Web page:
Derek Ridgers’s Best Music Festival Photographs

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Derek Ridgers festival archive photography
Reading, 1988© Derek Ridgers

To mark Glastonbury’s 50th birthday, Derek Ridgers offers AnOther an exclusive look inside his festival photography archive

Derek Ridgers is perhaps the most prolific subcultural documentarian of his generation. Having turned his lens on the clubs and streets of Britain since the early 70s, he has photographed – and immortalised – skinheads, punks, New Romantics, and many other groups besides.

Ridgers has also documented music festivals, which are of course currently on pause due to the coronavirus pandemic. Glastonbury, the largest music festival in the world, would have been staged its 50th iteration this weekend – but instead, the fields surrounding the little village of Pilton in Somerset are musician- and muddy reveller-free. “I really have no idea what festivals will look like in the future,” he says. “Until there’s either a cure or a vaccine for Covid-19 I can’t really see much future for the festival in the near future. Until then, I suppose festivals will have to be virtual.”

In lieu of Glastonbury, and similar festivals that would have taken place this summer, Ridgers opens up his archive to AnOther and discusses his favourite festival photographs and memories.

I’ve been attending pop festivals since the 1960s but I didn’t start photographing them until I became a full-time photographer in the early 1980s. Speaking as a superannuated hippy, what’s not to love [about them]? Everyone seems to want to forget about the struggles of everyday life and just tune in, turn on and drop out – although not necessarily in the chemical sense that was so popular in the 60s. The overwhelming vibe (a word that was almost invented for such occasions) is one of relaxation, happiness and geniality. Of course, many people say they can’t stand pop festivals, especially Glastonbury. But in my experience, when most people are actually there, they end up enjoying themselves.

“For a photographer who likes to photograph people, it’s an almost perfect event. There’s thousands of them, all over the place and they’re not going anywhere. It’s never about the music for me. I can go to the sort of pop festival where I know I’m going to hate virtually all the bands that are there – heavy rock, for instance – and I can still have a fantastic time because I’m very much focused on photography. Sometimes it’s even better if I hate the music because I don’t have to worry about missing a favourite band or something.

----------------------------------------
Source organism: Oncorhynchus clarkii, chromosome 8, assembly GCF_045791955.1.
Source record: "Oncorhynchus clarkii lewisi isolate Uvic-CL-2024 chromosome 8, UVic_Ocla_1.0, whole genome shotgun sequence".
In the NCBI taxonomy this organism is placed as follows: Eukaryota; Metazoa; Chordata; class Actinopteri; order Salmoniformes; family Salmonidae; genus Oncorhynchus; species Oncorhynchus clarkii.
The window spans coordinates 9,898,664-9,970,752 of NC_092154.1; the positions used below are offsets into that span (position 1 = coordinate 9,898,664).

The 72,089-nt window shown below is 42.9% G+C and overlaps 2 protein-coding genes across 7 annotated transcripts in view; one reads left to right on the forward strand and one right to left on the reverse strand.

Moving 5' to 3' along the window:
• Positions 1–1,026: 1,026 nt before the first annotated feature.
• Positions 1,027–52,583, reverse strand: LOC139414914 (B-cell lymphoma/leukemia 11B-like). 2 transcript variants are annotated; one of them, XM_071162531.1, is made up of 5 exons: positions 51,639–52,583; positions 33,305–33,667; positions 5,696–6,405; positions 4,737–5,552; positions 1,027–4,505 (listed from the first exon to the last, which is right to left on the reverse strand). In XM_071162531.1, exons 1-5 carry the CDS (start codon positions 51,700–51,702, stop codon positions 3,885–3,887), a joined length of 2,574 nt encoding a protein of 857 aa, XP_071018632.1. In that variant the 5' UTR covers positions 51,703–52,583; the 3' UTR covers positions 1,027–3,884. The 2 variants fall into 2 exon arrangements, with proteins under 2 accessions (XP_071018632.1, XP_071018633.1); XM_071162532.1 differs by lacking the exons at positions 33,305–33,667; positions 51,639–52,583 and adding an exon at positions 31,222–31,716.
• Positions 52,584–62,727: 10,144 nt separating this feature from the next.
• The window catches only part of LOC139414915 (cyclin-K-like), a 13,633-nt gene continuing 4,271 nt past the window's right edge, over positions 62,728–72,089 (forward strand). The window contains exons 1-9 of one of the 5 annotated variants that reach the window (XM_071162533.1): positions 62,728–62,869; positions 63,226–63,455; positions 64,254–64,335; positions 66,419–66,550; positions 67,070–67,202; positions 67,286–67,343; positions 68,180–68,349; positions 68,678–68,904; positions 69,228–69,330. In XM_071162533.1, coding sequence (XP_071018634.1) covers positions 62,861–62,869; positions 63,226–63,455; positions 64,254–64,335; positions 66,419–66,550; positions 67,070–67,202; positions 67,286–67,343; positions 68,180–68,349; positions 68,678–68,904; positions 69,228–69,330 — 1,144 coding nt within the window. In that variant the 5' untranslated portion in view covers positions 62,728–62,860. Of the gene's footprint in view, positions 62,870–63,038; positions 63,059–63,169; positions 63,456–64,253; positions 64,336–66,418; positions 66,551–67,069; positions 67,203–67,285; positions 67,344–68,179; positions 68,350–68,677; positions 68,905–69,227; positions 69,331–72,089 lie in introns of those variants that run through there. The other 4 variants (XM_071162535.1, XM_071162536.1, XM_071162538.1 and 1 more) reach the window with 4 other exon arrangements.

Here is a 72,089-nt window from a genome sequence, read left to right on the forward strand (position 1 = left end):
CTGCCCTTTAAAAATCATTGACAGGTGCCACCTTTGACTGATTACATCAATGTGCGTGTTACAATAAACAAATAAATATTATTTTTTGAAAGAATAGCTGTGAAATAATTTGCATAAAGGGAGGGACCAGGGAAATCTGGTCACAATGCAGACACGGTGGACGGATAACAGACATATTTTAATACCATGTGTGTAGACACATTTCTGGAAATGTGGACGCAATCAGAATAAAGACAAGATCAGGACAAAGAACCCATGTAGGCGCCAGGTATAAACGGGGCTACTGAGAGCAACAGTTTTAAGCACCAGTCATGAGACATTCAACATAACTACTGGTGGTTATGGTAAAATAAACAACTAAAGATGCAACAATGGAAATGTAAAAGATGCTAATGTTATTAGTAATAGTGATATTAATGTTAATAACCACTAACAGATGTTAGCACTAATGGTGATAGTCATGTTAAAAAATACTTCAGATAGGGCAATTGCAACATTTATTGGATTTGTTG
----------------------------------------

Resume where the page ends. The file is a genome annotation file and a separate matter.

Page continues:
“[I took my favourite festival photograph at] the Tibetan Freedom Festival at the RFK Stadium in Washington DC in 1998. The first day had to be prematurely ended when there was a severe thunderstorm and several fans got struck by lightning – all of whom later recovered, I believe. At the height  of the storm, when everyone was running around trying to take shelter, I photographed a very nice looking couple embracing in the middle of the concourse. They were completely oblivious. Just standing there, kissing and getting drenched. That is certainly one of my favourites.

“[My favourite festival memory] was one of the precursors of the pop festival. I went to the 14 Hour Technicolour Dream at Alexandra Palace in April 1967, when I was still a schoolboy. The whole event was magical. There were three stages and almost every hippy in London was there. The Syd Barrett-era Pink Floyd played, as did Marc Bolan, with John’s Children. John Lennon was there and a not-yet-well-known Yoko Ono – who had not met Lennon at this point – was too, and she did her infamous Cut Piece. I was the first person to get asked to participate but I refused. I thought it was a wind-up designed to embarrass the unhip.”

Limited editions of Derek Ridgers’ iconic music portraits are available at Sonic Editions.